Tuesday, May 11, 2010
That is not Elena Kagan, in some real or imagined dialogue.
That was Donna Shalala in 1992, Clinton's Secretary of Health and Human Services. Janet Reno, Clinton's third and ultimately successful nominee for Attorney General explicitly told reporters she was "attracted to strong, brave, rational, and intelligent men."
The absence of heterosexual bona fides, however, for both Shalala and Reno meant that rumors about their sexuality dogged them.
As recent discussions about Elena Kagan here, here, and here demonstrate, things haven't changed as much as one might have thought. But what relevance is sexual orientation in terms of a nation's highest court?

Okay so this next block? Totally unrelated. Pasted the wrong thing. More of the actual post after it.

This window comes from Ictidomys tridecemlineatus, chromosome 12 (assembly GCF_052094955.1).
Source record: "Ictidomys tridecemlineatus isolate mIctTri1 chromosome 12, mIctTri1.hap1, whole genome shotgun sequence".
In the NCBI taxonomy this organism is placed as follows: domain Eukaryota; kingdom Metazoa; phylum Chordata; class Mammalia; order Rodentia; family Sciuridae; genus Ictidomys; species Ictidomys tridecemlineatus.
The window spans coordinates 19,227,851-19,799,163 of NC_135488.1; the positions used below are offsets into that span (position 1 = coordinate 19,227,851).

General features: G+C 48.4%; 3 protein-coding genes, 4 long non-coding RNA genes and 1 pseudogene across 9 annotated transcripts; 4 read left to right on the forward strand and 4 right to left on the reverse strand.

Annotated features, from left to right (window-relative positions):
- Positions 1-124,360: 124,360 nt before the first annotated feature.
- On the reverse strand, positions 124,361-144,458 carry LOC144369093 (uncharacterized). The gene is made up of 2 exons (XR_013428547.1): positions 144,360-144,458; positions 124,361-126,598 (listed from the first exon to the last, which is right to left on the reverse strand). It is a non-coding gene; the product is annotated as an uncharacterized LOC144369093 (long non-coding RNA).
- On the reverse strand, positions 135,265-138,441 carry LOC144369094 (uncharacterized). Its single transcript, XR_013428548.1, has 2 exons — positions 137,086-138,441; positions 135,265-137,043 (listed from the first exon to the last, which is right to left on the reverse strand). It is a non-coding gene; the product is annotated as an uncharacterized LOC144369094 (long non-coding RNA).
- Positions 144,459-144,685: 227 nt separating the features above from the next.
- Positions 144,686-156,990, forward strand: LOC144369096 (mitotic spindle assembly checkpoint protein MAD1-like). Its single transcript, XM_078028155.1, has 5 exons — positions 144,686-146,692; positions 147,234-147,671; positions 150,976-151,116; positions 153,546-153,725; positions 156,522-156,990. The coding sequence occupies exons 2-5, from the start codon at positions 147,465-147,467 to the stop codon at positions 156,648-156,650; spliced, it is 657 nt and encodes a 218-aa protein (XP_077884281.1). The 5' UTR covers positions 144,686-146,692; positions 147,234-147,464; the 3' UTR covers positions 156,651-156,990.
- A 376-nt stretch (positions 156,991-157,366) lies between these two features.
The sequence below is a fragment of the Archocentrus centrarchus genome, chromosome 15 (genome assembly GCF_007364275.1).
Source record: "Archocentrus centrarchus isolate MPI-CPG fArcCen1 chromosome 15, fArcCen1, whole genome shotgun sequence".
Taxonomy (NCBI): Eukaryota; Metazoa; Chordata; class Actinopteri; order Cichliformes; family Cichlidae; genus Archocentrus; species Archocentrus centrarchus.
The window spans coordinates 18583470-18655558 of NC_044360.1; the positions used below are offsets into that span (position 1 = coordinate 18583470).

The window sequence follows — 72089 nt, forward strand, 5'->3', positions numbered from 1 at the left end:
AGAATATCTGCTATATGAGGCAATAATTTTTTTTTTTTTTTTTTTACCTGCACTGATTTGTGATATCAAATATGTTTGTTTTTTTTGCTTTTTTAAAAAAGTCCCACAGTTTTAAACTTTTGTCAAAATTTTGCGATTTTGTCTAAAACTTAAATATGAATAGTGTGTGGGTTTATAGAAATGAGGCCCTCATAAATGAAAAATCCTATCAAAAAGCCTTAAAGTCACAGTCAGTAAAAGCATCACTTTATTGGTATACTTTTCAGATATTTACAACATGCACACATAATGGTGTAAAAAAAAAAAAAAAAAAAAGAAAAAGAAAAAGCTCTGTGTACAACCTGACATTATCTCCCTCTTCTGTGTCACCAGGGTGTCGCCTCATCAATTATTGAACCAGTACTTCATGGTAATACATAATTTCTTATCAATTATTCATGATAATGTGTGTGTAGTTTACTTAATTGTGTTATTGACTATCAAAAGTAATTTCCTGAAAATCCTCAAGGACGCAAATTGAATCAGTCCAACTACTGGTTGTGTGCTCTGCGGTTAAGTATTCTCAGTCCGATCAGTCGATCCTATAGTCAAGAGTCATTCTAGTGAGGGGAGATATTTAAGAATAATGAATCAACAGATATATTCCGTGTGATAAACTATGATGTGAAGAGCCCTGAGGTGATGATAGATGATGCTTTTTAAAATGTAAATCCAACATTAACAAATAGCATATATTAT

In 1993, I argued "we need a Lesbian on the Supreme Court," and then unpacked what such a statement might mean in terms of both identity and identity politics, as well as constitutional doctrine. The article, The Specter of a Lesbian Supreme Court Justice, is now available on ssrn here.